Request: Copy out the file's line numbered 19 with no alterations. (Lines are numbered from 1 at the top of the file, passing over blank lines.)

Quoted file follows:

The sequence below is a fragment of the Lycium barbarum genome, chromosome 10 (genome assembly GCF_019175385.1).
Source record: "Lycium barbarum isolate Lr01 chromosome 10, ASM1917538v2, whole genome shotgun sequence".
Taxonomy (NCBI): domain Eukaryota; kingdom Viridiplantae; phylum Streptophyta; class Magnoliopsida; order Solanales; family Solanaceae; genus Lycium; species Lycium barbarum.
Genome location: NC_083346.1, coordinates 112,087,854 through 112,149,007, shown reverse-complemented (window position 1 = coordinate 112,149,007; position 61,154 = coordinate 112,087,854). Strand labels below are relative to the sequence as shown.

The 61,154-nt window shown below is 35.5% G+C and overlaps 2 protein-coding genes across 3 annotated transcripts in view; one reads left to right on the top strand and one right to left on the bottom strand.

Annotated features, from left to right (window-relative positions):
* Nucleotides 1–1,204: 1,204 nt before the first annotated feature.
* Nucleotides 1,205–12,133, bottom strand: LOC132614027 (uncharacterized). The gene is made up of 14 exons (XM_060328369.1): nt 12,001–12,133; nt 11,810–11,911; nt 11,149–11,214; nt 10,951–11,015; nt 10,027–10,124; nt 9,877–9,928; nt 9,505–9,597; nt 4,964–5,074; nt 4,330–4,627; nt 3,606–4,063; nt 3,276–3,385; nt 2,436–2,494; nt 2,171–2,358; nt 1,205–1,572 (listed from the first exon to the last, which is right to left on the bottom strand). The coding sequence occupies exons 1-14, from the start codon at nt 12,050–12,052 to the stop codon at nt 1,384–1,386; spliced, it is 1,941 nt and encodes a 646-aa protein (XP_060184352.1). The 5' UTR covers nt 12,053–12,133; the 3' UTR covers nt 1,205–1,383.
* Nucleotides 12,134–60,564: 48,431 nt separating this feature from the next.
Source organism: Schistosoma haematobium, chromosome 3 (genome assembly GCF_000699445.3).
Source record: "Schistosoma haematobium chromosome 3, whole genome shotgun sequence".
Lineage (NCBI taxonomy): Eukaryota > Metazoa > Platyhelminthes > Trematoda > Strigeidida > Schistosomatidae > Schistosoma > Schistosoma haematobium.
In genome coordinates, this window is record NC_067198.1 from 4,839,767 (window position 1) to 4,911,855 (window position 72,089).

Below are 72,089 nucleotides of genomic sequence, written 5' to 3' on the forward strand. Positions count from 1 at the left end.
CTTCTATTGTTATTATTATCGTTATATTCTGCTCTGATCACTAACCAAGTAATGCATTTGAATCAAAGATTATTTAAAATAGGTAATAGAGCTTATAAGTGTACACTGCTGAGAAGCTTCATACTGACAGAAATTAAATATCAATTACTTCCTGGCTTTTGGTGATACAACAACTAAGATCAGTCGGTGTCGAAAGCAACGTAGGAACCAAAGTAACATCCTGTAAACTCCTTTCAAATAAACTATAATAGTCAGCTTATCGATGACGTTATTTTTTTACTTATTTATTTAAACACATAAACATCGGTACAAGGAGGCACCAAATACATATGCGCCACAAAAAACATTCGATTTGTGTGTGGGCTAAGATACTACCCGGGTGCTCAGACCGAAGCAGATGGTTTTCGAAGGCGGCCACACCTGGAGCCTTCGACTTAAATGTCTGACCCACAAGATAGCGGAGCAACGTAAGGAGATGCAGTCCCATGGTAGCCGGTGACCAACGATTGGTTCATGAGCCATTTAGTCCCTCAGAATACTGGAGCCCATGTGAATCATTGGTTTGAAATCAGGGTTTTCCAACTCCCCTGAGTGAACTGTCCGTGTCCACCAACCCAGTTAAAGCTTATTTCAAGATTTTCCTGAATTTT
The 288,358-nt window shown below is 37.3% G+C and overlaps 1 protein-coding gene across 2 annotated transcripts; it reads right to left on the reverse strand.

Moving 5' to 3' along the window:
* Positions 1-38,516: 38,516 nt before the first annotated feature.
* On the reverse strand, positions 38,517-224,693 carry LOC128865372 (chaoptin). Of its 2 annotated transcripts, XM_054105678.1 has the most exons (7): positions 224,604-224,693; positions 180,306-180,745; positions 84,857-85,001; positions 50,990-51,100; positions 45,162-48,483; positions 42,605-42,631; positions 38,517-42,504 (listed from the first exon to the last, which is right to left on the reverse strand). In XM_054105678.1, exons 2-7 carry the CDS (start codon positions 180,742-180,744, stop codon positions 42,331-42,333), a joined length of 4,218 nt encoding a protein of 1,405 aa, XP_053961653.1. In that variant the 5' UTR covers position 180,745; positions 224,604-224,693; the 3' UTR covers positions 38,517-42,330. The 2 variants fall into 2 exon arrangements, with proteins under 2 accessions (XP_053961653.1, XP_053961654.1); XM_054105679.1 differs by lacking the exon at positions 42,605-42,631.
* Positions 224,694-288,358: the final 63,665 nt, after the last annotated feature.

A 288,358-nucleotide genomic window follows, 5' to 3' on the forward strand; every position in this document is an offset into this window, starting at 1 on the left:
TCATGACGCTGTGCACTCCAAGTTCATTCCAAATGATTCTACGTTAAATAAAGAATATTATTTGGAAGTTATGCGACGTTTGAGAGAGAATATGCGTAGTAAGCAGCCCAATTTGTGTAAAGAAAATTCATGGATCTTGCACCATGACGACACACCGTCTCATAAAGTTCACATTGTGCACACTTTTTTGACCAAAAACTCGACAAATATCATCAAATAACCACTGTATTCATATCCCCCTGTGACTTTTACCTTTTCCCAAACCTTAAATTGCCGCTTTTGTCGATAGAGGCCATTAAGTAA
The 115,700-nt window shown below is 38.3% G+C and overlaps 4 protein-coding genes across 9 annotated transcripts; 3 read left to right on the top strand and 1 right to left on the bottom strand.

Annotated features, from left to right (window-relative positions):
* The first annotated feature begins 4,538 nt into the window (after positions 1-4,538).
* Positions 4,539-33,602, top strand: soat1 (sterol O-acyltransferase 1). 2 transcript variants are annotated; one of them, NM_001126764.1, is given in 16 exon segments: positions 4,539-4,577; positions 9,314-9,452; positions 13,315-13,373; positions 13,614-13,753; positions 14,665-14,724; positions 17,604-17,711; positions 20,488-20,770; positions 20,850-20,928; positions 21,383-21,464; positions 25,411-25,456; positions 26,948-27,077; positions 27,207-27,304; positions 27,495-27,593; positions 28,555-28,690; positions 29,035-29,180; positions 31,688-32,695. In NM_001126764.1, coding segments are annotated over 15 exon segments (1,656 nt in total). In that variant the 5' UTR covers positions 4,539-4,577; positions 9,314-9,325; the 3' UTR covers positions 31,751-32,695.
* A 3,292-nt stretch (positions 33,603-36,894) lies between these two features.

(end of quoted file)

* On the reverse strand, positions 38,517-224,693 carry LOC128865372 (chaoptin). Of its 2 annotated transcripts, XM_054105678.1 has the most exons (7): positions 224,604-224,693; positions 180,306-180,745; positions 84,857-85,001; positions 50,990-51,100; positions 45,162-48,483; positions 42,605-42,631; positions 38,517-42,504 (listed from the first exon to the last, which is right to left on the reverse strand). In XM_054105678.1, exons 2-7 carry the CDS (start codon positions 180,742-180,744, stop codon positions 42,331-42,333), a joined length of 4,218 nt encoding a protein of 1,405 aa, XP_053961653.1. In that variant the 5' UTR covers position 180,745; positions 224,604-224,693; the 3' UTR covers positions 38,517-42,330. The 2 variants fall into 2 exon arrangements, with proteins under 2 accessions (XP_053961653.1, XP_053961654.1); XM_054105679.1 differs by lacking the exon at positions 42,605-42,631.